Three sisters want to bring women’s empowerment to the palm of your hand with their new app, Womaze.
The free app, which launches April 18 on Apple and Android platforms, will be a collection of shareable articles and content from other outlets centered around positive messages for women on topics like body image and sexuality. Twins Leah and Becca Wiser, who are both juniors, decided to create the app with their mother and younger sister as a way to connect and share stories between women.
Leah Wiser, who is majoring in journalism and mass communications, described the app as a curation of “the best content for women from all around the web.” This content includes a variety of articles, videos and podcasts that can be found and shared on the app.
“We made it very clear from the beginning that we don’t want this to be a traditional social media platform where you’re focused on how many likes and followers you have,” Leah Wiser said. “It’s really a community experience where everyone just feels comfortable sharing their own wisdom and their voice.”
The twins are currently on a leave of absence from the University to work on the app out of their South Florida home with the help of their mother Corin Wiser and 16-year-old sister Hannah Wiser. It was their younger sister, Hannah, who first conceived the idea for the app based on the Wiser family group chat.
Each morning, the family sends empowering videos, articles and quotes to one another to start the day off on a positive note. The sisters found themselves sharing the content with their friends and saving the content to “toolboxes” they created for when they were feeling down. They soon realized they were onto something bigger.
Although many women’s-based media platforms focus on fashion and beauty, Leah Wiser said the app emphasizes topics that impact women.
“We cover mental health, spirituality, body image,” Leah Wiser said. “Womaze is really born out of our desire to talk about what we want to be talking about and what our friends want to be talking about. We really want to mainstream the real talks and have everyone feel totally comfortable and safe.”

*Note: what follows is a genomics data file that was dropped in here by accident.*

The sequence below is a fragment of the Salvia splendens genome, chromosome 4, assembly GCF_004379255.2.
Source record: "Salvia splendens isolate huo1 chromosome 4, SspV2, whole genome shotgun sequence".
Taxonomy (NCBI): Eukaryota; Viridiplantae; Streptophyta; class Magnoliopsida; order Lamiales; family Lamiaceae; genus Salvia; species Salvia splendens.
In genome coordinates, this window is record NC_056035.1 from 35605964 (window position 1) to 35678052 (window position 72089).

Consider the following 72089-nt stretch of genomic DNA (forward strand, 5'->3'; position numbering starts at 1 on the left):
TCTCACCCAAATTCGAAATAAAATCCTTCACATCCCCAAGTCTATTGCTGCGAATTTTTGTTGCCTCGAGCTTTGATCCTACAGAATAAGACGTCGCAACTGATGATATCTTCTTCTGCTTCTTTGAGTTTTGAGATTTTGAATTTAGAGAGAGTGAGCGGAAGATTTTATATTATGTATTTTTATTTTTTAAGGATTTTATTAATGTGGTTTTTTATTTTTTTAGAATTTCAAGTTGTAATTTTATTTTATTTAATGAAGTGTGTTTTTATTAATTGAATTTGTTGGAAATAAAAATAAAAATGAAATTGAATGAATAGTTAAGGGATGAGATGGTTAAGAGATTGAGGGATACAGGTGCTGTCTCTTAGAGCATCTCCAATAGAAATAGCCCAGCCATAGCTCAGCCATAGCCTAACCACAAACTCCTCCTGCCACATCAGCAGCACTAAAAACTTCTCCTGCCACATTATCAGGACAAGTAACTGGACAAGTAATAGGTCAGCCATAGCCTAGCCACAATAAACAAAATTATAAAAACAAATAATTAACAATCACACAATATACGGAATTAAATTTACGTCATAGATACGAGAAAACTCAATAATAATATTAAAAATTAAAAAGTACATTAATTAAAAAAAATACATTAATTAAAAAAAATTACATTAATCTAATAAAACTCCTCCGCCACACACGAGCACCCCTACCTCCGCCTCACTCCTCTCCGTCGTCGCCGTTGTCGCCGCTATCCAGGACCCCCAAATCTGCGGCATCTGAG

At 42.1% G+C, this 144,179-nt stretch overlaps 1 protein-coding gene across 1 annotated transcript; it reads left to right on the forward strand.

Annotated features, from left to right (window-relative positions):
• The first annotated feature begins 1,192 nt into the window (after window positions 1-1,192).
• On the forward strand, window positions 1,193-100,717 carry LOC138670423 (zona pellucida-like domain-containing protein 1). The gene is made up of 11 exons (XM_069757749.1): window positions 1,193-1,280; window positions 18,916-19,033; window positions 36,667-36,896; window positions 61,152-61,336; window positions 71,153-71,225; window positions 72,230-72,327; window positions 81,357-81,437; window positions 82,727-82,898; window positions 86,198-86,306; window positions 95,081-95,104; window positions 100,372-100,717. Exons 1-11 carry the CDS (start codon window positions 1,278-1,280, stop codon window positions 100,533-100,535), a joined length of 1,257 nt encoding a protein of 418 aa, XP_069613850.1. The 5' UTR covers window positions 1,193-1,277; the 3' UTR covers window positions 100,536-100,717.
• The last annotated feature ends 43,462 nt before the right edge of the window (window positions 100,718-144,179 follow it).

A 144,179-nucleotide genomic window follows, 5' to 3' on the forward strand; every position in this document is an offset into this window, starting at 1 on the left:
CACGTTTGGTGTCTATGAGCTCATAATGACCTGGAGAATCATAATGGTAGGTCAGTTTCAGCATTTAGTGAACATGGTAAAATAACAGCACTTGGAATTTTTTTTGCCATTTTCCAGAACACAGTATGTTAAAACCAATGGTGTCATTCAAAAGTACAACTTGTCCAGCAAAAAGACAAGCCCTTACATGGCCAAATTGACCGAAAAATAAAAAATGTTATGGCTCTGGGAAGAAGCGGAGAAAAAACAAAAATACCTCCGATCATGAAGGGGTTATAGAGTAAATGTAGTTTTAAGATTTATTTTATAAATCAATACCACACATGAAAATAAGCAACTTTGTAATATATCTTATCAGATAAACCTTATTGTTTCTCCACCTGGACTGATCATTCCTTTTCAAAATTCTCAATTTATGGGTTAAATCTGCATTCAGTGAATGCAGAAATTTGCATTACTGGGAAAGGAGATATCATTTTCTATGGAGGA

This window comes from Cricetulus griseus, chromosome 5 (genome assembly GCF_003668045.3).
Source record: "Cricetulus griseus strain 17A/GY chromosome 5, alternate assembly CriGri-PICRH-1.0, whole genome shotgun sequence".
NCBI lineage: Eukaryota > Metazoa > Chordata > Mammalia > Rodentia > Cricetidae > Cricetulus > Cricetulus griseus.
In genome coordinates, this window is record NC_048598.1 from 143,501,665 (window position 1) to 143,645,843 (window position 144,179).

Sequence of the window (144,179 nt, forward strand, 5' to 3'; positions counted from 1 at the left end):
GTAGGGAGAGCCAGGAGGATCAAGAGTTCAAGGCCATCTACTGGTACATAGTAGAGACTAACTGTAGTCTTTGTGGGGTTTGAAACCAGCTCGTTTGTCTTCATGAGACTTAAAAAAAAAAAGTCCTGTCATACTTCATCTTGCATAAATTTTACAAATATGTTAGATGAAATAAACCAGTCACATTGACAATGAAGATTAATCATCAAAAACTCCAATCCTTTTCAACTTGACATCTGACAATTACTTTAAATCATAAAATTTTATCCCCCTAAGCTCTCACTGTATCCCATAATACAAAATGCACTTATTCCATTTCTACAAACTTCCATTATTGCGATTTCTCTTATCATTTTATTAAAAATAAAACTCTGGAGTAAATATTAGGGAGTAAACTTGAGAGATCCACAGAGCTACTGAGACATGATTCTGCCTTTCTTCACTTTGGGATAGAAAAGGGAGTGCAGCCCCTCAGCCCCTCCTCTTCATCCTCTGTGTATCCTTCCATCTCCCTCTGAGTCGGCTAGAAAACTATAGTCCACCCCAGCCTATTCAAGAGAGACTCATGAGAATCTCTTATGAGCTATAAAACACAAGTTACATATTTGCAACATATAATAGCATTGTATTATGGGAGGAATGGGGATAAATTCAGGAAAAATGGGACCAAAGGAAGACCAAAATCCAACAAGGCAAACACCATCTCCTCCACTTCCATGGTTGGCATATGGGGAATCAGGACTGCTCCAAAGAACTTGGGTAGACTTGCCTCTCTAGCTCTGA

The search feature on Womaze allows users to search for specific topics based on their moods, and then they can save their favorite content to their own toolbox to revisit when you need a boost. It also serves a platform where, similar to Pinterest, women can upload their own content to share their own stories with others.
Becca Wiser, who is majoring in sociology, said the community and sharing aspects of the app were most important to the family as they developed this idea.
“Our biggest priority is really establishing a community of these amazing women who are ready to make their mark on the world,” Becca Wiser said. “And we have many different ideas as to how we can expand from there.”
When the sisters first conceptualized the app while hanging out in Leah Wiser’s District House room, they were not sure where to begin. Now, they are working with an app developer in Los Angeles to bring Womaze to life and have been involved in every step of the process, from brainstorming the app’s features to designing its layout.
The family said the biggest challenge after a successful launch will be building a user base that is as passionate about the project as they are. They have built a network of 60 app ambassadors around the country to spread the word about the app and gain more users.
They also plan to work with media outlets to create a steadier content output for women. Becca Wiser said the sisters are looking to make Womaze a well-known source of empowerment, one that may redefine a woman’s space on social media.
“We want Womaze to be part of the dictionary,” Becca Wiser said. “We want women to feel like they have the tools and the sense of belonging to completely revolutionize what it means to be an amazing woman.”